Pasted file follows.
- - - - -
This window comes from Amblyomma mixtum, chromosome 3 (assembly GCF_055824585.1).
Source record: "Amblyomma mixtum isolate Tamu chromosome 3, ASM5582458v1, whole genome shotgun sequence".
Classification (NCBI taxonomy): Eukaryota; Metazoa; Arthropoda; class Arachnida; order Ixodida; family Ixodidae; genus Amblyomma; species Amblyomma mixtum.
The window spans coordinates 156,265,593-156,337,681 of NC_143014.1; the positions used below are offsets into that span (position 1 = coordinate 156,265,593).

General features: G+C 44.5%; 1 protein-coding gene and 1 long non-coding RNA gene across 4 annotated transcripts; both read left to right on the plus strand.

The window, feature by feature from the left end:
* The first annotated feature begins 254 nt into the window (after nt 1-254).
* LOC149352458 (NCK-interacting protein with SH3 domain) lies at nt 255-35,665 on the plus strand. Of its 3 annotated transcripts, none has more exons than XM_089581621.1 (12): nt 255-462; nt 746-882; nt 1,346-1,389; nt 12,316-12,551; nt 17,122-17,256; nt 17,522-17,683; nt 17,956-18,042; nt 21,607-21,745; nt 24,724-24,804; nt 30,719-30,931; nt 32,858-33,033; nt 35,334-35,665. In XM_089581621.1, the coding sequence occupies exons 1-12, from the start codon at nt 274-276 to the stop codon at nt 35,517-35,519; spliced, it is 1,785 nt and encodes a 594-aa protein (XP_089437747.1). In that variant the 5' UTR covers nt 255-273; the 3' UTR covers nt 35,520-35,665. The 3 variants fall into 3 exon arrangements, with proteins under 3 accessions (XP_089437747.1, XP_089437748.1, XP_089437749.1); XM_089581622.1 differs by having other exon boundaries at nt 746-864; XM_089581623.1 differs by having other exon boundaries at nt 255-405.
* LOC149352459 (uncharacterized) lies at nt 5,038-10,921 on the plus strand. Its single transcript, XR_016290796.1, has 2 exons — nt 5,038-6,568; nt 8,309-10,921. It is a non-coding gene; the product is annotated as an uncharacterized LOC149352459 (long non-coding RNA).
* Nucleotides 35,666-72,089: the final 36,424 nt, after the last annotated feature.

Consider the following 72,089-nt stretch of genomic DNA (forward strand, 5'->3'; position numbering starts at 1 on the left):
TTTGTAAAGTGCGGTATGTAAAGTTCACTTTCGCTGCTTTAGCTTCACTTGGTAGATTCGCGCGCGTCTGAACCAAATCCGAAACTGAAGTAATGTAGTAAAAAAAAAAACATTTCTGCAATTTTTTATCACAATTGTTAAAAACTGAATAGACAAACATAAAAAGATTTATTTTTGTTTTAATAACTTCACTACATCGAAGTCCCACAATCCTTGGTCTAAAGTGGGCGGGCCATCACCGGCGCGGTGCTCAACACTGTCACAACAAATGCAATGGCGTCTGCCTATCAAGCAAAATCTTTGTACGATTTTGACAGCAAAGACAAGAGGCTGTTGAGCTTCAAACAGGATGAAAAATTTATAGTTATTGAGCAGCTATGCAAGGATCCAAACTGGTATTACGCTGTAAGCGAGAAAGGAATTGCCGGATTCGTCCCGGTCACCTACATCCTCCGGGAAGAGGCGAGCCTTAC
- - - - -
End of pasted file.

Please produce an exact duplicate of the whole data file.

This window comes from Amblyomma mixtum, chromosome 3 (assembly GCF_055824585.1).
Source record: "Amblyomma mixtum isolate Tamu chromosome 3, ASM5582458v1, whole genome shotgun sequence".
Classification (NCBI taxonomy): Eukaryota; Metazoa; Arthropoda; class Arachnida; order Ixodida; family Ixodidae; genus Amblyomma; species Amblyomma mixtum.
The window spans coordinates 156,265,593-156,337,681 of NC_143014.1; the positions used below are offsets into that span (position 1 = coordinate 156,265,593).

General features: G+C 44.5%; 1 protein-coding gene and 1 long non-coding RNA gene across 4 annotated transcripts; both read left to right on the plus strand.

The window, feature by feature from the left end:
* The first annotated feature begins 254 nt into the window (after nt 1-254).
* LOC149352458 (NCK-interacting protein with SH3 domain) lies at nt 255-35,665 on the plus strand. Of its 3 annotated transcripts, none has more exons than XM_089581621.1 (12): nt 255-462; nt 746-882; nt 1,346-1,389; nt 12,316-12,551; nt 17,122-17,256; nt 17,522-17,683; nt 17,956-18,042; nt 21,607-21,745; nt 24,724-24,804; nt 30,719-30,931; nt 32,858-33,033; nt 35,334-35,665. In XM_089581621.1, the coding sequence occupies exons 1-12, from the start codon at nt 274-276 to the stop codon at nt 35,517-35,519; spliced, it is 1,785 nt and encodes a 594-aa protein (XP_089437747.1). In that variant the 5' UTR covers nt 255-273; the 3' UTR covers nt 35,520-35,665. The 3 variants fall into 3 exon arrangements, with proteins under 3 accessions (XP_089437747.1, XP_089437748.1, XP_089437749.1); XM_089581622.1 differs by having other exon boundaries at nt 746-864; XM_089581623.1 differs by having other exon boundaries at nt 255-405.
* LOC149352459 (uncharacterized) lies at nt 5,038-10,921 on the plus strand. Its single transcript, XR_016290796.1, has 2 exons — nt 5,038-6,568; nt 8,309-10,921. It is a non-coding gene; the product is annotated as an uncharacterized LOC149352459 (long non-coding RNA).
* Nucleotides 35,666-72,089: the final 36,424 nt, after the last annotated feature.

Consider the following 72,089-nt stretch of genomic DNA (forward strand, 5'->3'; position numbering starts at 1 on the left):
TTTGTAAAGTGCGGTATGTAAAGTTCACTTTCGCTGCTTTAGCTTCACTTGGTAGATTCGCGCGCGTCTGAACCAAATCCGAAACTGAAGTAATGTAGTAAAAAAAAAAACATTTCTGCAATTTTTTATCACAATTGTTAAAAACTGAATAGACAAACATAAAAAGATTTATTTTTGTTTTAATAACTTCACTACATCGAAGTCCCACAATCCTTGGTCTAAAGTGGGCGGGCCATCACCGGCGCGGTGCTCAACACTGTCACAACAAATGCAATGGCGTCTGCCTATCAAGCAAAATCTTTGTACGATTTTGACAGCAAAGACAAGAGGCTGTTGAGCTTCAAACAGGATGAAAAATTTATAGTTATTGAGCAGCTATGCAAGGATCCAAACTGGTATTACGCTGTAAGCGAGAAAGGAATTGCCGGATTCGTCCCGGTCACCTACATCCTCCGGGAAGAGGCGAGCCTTAC